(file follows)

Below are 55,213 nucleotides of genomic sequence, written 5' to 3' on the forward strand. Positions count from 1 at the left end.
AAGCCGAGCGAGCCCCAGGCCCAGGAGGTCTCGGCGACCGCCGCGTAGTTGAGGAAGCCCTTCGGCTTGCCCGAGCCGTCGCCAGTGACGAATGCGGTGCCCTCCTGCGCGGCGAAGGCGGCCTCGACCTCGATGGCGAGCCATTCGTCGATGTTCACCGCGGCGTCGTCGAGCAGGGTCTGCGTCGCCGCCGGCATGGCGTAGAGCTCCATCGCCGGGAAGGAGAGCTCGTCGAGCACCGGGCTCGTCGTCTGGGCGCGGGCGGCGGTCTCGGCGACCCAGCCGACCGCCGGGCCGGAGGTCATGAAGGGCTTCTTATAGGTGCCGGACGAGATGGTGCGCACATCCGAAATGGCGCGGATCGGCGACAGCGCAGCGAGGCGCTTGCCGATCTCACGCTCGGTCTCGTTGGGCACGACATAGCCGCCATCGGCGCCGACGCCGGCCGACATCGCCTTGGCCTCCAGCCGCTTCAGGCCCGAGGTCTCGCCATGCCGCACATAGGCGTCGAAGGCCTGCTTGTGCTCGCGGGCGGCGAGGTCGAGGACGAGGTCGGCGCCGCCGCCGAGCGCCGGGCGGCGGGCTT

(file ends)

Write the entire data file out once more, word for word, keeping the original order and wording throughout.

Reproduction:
Below are 55,213 nucleotides of genomic sequence, written 5' to 3' on the forward strand. Positions count from 1 at the left end.
AAGCCGAGCGAGCCCCAGGCCCAGGAGGTCTCGGCGACCGCCGCGTAGTTGAGGAAGCCCTTCGGCTTGCCCGAGCCGTCGCCAGTGACGAATGCGGTGCCCTCCTGCGCGGCGAAGGCGGCCTCGACCTCGATGGCGAGCCATTCGTCGATGTTCACCGCGGCGTCGTCGAGCAGGGTCTGCGTCGCCGCCGGCATGGCGTAGAGCTCCATCGCCGGGAAGGAGAGCTCGTCGAGCACCGGGCTCGTCGTCTGGGCGCGGGCGGCGGTCTCGGCGACCCAGCCGACCGCCGGGCCGGAGGTCATGAAGGGCTTCTTATAGGTGCCGGACGAGATGGTGCGCACATCCGAAATGGCGCGGATCGGCGACAGCGCAGCGAGGCGCTTGCCGATCTCACGCTCGGTCTCGTTGGGCACGACATAGCCGCCATCGGCGCCGACGCCGGCCGACATCGCCTTGGCCTCCAGCCGCTTCAGGCCCGAGGTCTCGCCATGCCGCACATAGGCGTCGAAGGCCTGCTTGTGCTCGCGGGCGGCGAGGTCGAGGACGAGGTCGGCGCCGCCGCCGAGCGCCGGGCGGCGGGCTT